Fake-deep people are sucking my will to exist

 
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As a young woman attending college, I can attest that I’ve spoken to my fair share of characters throughout my university days. I’m sure in your head, 20-something-year-old reading this, a lightbulb went off when you read the word character. We all know them, all too well.   From ultimate frisbee gurus, to Greeks, to stressed med students to newspaper nerds such as myself, college campuses are home to a menagerie of people just trying to find themselves in this transitional dream world which ultimately manifests their destiny. And that’s great, variety is the spice of life, and most people I meet here, regardless of how they identify themselves, teach me a lot about life and myself.

All that aside, it is also within college’s pearly gates where I have encountered the absolute worst type of person, and I’ve encountered one too many. These people make my skin crawl and test my resolve to refrain from being an asshole. I can’t stand these people anymore.

I’m talking about fake-deep people, everyone. You know — Hunter, the cryptic musician and Liz, the flanneled hipster. You met them both at your friend’s house show, of course. They appear to be interesting, nice-enough people. That is, until you actually talk to them.

Two minutes into your conversation, Hunter won’t shut up about how much he hates small talk. He just hates it. So. much. He then "furtively stares" into your eyes — he’s seeing into your soul, I’m guessing — and truthfully, looks pretty constipated. His attempted facade of mystery and depth already fails him. He reminds you he started his own soft-chillwave-housestep band, The Hoozy Whatsits, with his friends from back home in Portland. He plays bass.

He reveals that, yes, nihilism really is his religion, and, no, he doesn’t really believe in organized religion. You try to make a run for it at this point because you’ve realized Hunter is worse than a fuck boy — he’s the male embodiment of Lana Del Rey. He probably writes bad poetry and cries about his ex-girlfriend three years later. He probably smokes weed every day and romanticizes David Bowie and depression. As you turn away, he frantically asks if he told you just how much he loathes small talk.

But, alas, as you escape Hunter, you run into Liz. She introduces herself and tells you how meaningful the sun — no, the symbolization of the sun — is. She asks you what you think about astrology and reveals she is such a Leo. That’s why she loves the sun and introspection.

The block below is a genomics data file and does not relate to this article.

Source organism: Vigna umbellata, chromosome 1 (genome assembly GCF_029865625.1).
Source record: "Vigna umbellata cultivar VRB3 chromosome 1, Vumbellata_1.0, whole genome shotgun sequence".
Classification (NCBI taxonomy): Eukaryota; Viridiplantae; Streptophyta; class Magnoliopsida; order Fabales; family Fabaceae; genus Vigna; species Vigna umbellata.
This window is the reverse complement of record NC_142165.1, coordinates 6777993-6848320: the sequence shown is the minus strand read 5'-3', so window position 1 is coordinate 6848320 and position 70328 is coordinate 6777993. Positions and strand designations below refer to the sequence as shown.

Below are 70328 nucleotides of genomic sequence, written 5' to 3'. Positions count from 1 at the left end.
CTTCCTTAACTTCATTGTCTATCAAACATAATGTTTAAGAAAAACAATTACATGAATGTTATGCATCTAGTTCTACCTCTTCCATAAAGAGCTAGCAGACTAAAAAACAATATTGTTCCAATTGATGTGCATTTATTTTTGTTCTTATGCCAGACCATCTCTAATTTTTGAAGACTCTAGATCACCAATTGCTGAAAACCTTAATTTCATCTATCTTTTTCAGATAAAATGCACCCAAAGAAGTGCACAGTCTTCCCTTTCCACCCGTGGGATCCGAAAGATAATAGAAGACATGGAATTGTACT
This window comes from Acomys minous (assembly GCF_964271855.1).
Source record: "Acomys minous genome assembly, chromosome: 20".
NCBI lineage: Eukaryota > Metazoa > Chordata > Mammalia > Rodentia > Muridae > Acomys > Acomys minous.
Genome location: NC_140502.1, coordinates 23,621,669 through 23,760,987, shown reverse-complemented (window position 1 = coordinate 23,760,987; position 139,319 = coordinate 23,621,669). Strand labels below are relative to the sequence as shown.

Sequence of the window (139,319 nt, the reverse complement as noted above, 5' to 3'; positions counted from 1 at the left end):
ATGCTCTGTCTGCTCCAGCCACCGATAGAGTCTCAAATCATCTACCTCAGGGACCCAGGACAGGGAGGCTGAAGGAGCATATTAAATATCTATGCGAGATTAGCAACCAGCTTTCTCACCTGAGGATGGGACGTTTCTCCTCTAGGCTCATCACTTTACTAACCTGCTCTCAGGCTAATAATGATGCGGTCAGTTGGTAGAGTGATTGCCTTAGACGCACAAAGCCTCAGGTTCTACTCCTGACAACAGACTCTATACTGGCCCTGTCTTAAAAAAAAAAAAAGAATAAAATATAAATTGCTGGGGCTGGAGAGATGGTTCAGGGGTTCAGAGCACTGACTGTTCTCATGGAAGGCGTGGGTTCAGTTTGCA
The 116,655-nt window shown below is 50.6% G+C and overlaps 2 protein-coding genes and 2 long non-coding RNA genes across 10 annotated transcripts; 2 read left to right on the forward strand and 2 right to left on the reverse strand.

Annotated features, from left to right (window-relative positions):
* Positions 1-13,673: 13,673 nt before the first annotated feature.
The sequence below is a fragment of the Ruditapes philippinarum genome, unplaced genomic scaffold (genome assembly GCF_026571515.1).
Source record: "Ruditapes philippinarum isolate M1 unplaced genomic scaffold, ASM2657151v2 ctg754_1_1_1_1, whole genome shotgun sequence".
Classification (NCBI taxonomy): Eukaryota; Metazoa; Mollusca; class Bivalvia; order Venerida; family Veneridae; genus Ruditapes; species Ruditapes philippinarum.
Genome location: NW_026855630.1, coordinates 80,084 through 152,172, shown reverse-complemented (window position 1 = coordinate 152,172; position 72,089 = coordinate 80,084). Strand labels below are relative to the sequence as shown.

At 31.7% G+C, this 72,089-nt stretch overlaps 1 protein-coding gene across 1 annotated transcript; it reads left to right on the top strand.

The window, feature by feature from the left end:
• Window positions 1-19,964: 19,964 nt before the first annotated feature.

Liz just spent three months in Hawaii. She needed to “spiritually connect” to the earth and herself. She says she took magic mushrooms under the stars in a field at the farm where she WWOOF’d. It really opened her eyes, clarified her perception — she gets it, now. It was the best decision she ever made.

You know — I try to be open-minded when I meet new people because people, cliché as it sounds, often surprise me. These self-proclaimed philosophers, however, do no such thing.

A fake-deep person will one moment absolutely deplore capitalism, but the next proudly show off their new Commes de Garçon high-tops and talk about those American Apparel jeans they bought before anybody else (you know the ones). They love everything but hate everyone. They’re better than you because they are true originals — genuine, one-of-a-kind souls. They’re walking contradictions and they’re full of shit. They know this, but they’ll never reveal it.

College is an oasis of self-discovery, experimentation and occasional selfishness, and it’s so freeing. So, instead of attempting to convince your peers that you are indeed the next Hemingway, embrace the moment, enjoy, and discover your true self. As Liz would say, you are the sun.


Brenna is an aspiring journalist, creator and student living in Tucson. She loves the arts, sarcasm, social justice and singing (borderline yodeling) in her car. Catch her drinking obscene amounts of cold brew and writing in her natural habitat — any coffee shop.